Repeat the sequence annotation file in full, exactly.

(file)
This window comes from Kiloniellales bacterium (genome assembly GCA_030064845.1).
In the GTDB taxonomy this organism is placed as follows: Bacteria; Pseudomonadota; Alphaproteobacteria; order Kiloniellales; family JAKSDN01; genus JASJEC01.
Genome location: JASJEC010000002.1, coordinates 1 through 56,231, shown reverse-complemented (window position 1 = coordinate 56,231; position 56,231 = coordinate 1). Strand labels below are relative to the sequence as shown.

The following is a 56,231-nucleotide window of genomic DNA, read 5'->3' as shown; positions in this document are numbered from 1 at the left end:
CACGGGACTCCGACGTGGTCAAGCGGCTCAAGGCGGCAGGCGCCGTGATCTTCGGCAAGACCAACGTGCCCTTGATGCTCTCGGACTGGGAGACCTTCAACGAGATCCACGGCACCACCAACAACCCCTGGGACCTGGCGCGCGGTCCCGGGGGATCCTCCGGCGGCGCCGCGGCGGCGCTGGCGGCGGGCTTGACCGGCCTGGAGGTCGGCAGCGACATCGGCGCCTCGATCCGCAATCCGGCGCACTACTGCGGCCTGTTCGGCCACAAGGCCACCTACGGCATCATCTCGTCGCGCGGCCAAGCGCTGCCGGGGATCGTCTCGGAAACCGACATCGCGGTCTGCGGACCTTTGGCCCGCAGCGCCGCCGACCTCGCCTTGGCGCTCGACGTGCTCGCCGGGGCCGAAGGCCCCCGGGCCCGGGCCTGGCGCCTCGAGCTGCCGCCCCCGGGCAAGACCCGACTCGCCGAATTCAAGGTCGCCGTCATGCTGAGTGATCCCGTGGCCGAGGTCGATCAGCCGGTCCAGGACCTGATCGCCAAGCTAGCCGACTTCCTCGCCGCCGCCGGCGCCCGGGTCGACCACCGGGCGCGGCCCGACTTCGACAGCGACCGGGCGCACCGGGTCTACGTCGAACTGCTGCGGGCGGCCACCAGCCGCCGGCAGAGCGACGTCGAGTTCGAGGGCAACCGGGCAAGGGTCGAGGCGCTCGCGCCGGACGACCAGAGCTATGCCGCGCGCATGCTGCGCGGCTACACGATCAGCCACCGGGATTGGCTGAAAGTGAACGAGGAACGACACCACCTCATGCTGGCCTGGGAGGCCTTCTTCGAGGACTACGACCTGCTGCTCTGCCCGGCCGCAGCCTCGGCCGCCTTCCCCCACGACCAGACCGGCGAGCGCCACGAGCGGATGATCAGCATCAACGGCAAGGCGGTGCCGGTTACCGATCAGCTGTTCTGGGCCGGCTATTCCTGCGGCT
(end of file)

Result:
This window comes from Kiloniellales bacterium (genome assembly GCA_030064845.1).
In the GTDB taxonomy this organism is placed as follows: Bacteria; Pseudomonadota; Alphaproteobacteria; order Kiloniellales; family JAKSDN01; genus JASJEC01.
Genome location: JASJEC010000002.1, coordinates 1 through 56,231, shown reverse-complemented (window position 1 = coordinate 56,231; position 56,231 = coordinate 1). Strand labels below are relative to the sequence as shown.

The following is a 56,231-nucleotide window of genomic DNA, read 5'->3' as shown; positions in this document are numbered from 1 at the left end:
CACGGGACTCCGACGTGGTCAAGCGGCTCAAGGCGGCAGGCGCCGTGATCTTCGGCAAGACCAACGTGCCCTTGATGCTCTCGGACTGGGAGACCTTCAACGAGATCCACGGCACCACCAACAACCCCTGGGACCTGGCGCGCGGTCCCGGGGGATCCTCCGGCGGCGCCGCGGCGGCGCTGGCGGCGGGCTTGACCGGCCTGGAGGTCGGCAGCGACATCGGCGCCTCGATCCGCAATCCGGCGCACTACTGCGGCCTGTTCGGCCACAAGGCCACCTACGGCATCATCTCGTCGCGCGGCCAAGCGCTGCCGGGGATCGTCTCGGAAACCGACATCGCGGTCTGCGGACCTTTGGCCCGCAGCGCCGCCGACCTCGCCTTGGCGCTCGACGTGCTCGCCGGGGCCGAAGGCCCCCGGGCCCGGGCCTGGCGCCTCGAGCTGCCGCCCCCGGGCAAGACCCGACTCGCCGAATTCAAGGTCGCCGTCATGCTGAGTGATCCCGTGGCCGAGGTCGATCAGCCGGTCCAGGACCTGATCGCCAAGCTAGCCGACTTCCTCGCCGCCGCCGGCGCCCGGGTCGACCACCGGGCGCGGCCCGACTTCGACAGCGACCGGGCGCACCGGGTCTACGTCGAACTGCTGCGGGCGGCCACCAGCCGCCGGCAGAGCGACGTCGAGTTCGAGGGCAACCGGGCAAGGGTCGAGGCGCTCGCGCCGGACGACCAGAGCTATGCCGCGCGCATGCTGCGCGGCTACACGATCAGCCACCGGGATTGGCTGAAAGTGAACGAGGAACGACACCACCTCATGCTGGCCTGGGAGGCCTTCTTCGAGGACTACGACCTGCTGCTCTGCCCGGCCGCAGCCTCGGCCGCCTTCCCCCACGACCAGACCGGCGAGCGCCACGAGCGGATGATCAGCATCAACGGCAAGGCGGTGCCGGTTACCGATCAGCTGTTCTGGGCCGGCTATTCCTGCGGCT